A story in the Western Australian Newspaper shows Nissan are demonstrating how ultimately automotive batteries will help stabilise the grid and also save money for their users.

Smart meters

Everyone in the industry has known the great potential battery powered vehicles have to aid the grid system by providing storage and energy capacity at times of need.

Of course, this process requires a number of features to be in place at one moment, perhaps the most fundamental of these is a “Very Smart Charger” (VSC), opposed to many chargers masquerading as “Smart” that are basically one step up from a dumb charger, even if some are upgradeable.

There has also been many announcements from Nissan regarding Wallbox and other partnerships, for instance with EON utilising V2G here in the UK and Europe.

Bi-directional Charging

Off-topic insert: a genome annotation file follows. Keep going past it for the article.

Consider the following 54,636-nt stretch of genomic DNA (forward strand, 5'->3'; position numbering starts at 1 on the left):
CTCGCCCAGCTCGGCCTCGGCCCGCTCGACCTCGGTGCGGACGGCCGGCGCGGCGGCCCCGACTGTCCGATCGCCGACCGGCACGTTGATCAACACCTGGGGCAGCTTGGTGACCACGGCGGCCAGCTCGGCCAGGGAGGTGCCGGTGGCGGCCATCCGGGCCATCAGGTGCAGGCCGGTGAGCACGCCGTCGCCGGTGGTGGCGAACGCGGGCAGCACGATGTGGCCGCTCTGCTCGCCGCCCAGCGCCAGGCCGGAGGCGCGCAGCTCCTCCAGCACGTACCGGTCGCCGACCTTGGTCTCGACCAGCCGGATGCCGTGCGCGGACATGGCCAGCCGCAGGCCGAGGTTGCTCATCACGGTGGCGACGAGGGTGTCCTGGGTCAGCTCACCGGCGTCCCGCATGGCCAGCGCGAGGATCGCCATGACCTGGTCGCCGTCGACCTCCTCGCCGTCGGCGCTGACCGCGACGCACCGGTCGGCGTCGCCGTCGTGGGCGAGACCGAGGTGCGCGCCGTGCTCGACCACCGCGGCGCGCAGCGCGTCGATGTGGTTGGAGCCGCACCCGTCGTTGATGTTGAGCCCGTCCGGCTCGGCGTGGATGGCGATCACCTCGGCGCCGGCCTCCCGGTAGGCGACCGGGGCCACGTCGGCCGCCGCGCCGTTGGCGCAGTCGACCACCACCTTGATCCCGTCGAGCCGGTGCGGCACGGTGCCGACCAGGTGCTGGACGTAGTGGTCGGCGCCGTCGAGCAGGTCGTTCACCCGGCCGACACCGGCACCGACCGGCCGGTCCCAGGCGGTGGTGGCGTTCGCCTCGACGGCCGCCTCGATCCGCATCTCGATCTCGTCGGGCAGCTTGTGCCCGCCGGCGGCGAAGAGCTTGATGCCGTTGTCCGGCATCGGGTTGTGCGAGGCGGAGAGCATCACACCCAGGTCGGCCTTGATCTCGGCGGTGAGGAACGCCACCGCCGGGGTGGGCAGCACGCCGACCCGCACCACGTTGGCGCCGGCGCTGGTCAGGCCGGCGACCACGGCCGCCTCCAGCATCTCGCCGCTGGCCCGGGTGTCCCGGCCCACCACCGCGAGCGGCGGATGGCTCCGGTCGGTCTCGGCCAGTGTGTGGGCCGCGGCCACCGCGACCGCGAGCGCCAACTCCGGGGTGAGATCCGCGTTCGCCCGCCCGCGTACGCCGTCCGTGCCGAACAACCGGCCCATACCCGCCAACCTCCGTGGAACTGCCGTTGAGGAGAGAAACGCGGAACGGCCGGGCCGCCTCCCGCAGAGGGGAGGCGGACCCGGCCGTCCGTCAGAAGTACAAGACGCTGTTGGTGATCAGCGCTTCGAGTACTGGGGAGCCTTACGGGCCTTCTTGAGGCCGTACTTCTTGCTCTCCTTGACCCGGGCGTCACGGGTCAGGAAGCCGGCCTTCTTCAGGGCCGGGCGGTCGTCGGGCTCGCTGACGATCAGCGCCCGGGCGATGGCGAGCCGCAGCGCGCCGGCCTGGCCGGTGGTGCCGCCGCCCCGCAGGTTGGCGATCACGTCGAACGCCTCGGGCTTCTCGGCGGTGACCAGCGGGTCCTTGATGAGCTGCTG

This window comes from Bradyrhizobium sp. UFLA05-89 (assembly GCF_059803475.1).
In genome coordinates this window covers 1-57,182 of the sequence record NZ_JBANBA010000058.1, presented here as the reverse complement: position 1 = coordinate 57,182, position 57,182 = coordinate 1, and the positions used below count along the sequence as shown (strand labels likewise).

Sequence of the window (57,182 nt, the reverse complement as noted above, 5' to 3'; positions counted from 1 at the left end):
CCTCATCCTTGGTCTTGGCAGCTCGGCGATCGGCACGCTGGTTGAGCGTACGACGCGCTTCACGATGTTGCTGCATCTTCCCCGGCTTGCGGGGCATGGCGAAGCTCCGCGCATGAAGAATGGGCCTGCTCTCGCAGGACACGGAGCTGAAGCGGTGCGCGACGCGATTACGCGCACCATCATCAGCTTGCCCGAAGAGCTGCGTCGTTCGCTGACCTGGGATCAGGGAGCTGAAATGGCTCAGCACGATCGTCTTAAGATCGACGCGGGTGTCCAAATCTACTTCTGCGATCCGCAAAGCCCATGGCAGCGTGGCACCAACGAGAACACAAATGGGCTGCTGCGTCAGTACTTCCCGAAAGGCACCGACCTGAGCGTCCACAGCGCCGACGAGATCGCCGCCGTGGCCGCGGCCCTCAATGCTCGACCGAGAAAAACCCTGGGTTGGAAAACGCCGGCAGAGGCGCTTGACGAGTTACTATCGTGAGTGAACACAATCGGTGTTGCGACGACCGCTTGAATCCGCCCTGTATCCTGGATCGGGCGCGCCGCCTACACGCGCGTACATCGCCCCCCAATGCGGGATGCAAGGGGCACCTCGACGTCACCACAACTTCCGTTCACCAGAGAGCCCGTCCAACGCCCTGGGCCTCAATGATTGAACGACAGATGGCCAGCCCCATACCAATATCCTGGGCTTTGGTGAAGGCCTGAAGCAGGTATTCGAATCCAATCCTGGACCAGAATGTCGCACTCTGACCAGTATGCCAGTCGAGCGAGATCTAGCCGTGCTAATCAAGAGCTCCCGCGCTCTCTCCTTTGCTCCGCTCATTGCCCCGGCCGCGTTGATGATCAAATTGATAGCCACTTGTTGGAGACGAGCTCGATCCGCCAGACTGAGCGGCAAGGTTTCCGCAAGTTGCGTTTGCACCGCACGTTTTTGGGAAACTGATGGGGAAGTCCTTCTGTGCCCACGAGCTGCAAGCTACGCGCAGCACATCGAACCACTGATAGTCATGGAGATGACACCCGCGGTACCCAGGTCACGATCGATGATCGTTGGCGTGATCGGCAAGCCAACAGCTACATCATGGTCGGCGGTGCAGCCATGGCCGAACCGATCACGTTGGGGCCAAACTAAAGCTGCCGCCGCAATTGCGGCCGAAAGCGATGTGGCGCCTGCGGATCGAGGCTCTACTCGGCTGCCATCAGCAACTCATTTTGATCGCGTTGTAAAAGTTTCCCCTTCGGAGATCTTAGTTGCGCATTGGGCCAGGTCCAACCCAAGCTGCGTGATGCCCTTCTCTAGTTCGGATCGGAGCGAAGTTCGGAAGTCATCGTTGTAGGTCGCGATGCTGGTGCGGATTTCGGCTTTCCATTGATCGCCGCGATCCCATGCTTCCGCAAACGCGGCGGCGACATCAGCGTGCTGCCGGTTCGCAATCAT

You also need to have a battery capable of bi-directional charging / discharging, and of particular interest to the end -user, is ensuring its covered by the manufacturers warranty. .

In the case of Nissan the battery on the eNV200 ( and the Leaf but we are commercial vehicle people here!) is bi-directional and covered by the warranty so to demonstrate the probably unforeseen practical advantages of owning a battery electric van, they have very cleverly given users a glimpse into the future.

Nissan eNV200 pays for parking

Unforeseen, because many buyers of the eNV200 would, I suggest, be looking at the zero emission ( bumper to bumper) and lower total operating costs as their main reasons for purchase, not appreciating it was also a giant battery on wheels with all that entails.

Claimed to be a world first, Nissan have opened a new exhibition pavilion in their home town of Yokohama and visitors can “pay” for parking by allowing the discharging of their vehicles battery pack via the bi-directional cable.

In fact the café at the pavilion is also powered solely via Nissan vehicle battery packs utilising the Vehicle2Grid (V2G) capabilities, so basically they become part of the buildings electric power infrastructure.

Of course, there are also many other uses but this at least will help many understand the secondary benefits of a BEV! No big surprise to many, but perhaps a glimpse of the future for some!

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